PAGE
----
Meanwhile, as Americans are sleeping….the EPA is firing scientists, Congress is attacking healthcare and both state and local legislatures are making it harder to get birth control.


  1. You are asking hard questions which require forward thinking, long range planning, and telling hard truths. All three are in very short supply these days.

  2. Your posts are never clutter in my inbox. Sleep a little later in Wednesday. Thanks for helping us to hold onto our sanity a little longer.

  3. I remember when we all were panicky over computers and printers. I hated printers. I hated giving up the card file. I hated switching to the graphics interface. What happened was all the repair people who were there almost daily. Also lots of middle age people getting retrained for new skills. I’m

  4. Oops. ” I’m” not needed there. All that before cell phones and immense leaps in technology. One thing. The govt offices, some of, still use typewriters because they can’t be hacked.

  5. This time it is different, and especially with accelerating niceties being taught to robotry (see Silicon Valley’s teacing of emotional intelligence). I have been writing for years on the massive displacement of human labor by automation and those who will be involved in making a better mousetrap (aka automation for specific tasks heretofore human) will not begin to come close to those who will be unemployed as a result of such superalitive mousetraps. If such is to eventuate, then we should already have been having conclaves of not just those in Silicon Valley but also with economists and sociologists to plan how we are going to accommodate an increasing population with so few jobs in sight. It was the Republican Nixon who first came up with a GAW (guaranteed annual wage) idea but it was quickly shot down. His proposal was deemed a way to end welfare, but a GAW or its equivalent now would be deemed essential to keep people who have been smarted out of a job to literally survive, and if Republicans and Democrats think they have seen welfare before, I have news from the street for them: They ain’t seen nuthin’ yet. I can only imagine the brawls in the offing as we are forced to confront the entrenched Protestant ethic of no work, no pay to a new more of pay but no work and note in passing that an increasing population only works to exacerbate public outlay of funds to those who are involuntarily lazy, a turnoff for many, but someone tell me what an alternative is to such innovation how it plays out in transition, and speaking of transition, transition to what? What could possibly be next? The answer to that is beyond my pay grade, but perhaps an assembly of those smarter than I (and they are legion) could lead the way.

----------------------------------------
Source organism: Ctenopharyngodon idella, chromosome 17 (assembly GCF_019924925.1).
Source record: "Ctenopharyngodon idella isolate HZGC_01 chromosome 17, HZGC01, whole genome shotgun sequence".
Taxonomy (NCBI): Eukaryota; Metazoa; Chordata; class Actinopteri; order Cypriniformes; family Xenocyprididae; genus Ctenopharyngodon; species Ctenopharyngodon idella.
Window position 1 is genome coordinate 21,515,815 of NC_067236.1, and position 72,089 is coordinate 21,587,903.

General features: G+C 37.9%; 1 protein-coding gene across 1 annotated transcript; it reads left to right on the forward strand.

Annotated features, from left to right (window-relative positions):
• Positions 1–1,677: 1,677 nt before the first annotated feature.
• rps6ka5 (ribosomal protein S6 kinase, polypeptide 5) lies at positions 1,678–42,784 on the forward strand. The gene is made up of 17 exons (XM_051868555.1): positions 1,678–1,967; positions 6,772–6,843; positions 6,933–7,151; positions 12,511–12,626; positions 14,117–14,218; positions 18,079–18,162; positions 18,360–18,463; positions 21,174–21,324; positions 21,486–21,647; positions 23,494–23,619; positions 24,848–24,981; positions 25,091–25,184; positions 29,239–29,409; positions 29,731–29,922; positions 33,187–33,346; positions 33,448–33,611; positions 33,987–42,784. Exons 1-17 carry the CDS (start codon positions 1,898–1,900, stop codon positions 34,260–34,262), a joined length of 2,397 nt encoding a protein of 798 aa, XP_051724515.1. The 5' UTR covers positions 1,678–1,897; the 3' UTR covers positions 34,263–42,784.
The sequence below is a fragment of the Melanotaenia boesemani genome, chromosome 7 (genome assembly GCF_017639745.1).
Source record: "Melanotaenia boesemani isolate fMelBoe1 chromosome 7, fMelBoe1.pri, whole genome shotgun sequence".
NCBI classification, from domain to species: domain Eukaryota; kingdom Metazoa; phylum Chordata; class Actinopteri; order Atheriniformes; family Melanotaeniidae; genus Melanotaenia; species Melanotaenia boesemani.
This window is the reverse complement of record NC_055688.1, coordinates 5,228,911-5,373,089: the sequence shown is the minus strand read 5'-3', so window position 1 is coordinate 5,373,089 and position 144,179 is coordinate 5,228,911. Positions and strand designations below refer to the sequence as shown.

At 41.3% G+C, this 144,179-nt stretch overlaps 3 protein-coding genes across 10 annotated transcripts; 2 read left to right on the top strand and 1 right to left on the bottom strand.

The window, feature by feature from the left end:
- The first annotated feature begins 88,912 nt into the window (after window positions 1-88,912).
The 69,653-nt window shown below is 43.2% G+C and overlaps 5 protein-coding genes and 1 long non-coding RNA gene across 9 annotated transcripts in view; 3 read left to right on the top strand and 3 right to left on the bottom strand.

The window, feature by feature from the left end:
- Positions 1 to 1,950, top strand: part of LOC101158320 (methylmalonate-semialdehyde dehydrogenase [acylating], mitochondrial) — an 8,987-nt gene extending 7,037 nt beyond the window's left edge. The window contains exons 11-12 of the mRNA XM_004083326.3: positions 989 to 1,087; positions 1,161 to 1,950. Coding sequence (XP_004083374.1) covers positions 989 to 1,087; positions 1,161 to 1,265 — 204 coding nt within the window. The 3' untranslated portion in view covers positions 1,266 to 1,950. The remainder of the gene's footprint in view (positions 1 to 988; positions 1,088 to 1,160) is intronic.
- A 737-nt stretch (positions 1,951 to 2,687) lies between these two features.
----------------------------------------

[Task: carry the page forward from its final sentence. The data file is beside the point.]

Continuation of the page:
6. As you noted before, what will happen to all the bus, truck, and cab drivers when cars and trucks become driverless? Since our political leaders never seem to be ahead of the curve, I worry about very tough times ahead.

    Educators have known for years that cuts to vocational education to prepare the skilled workers of tomorrow are penny wise and pound foolish. Equipping schools with vocational education equipment and supplies is more expensive than buying textbooks, so Washington has cut and underfunded it since 1998. While there is renewed interest in voc. ed., we have SO much ground to make up.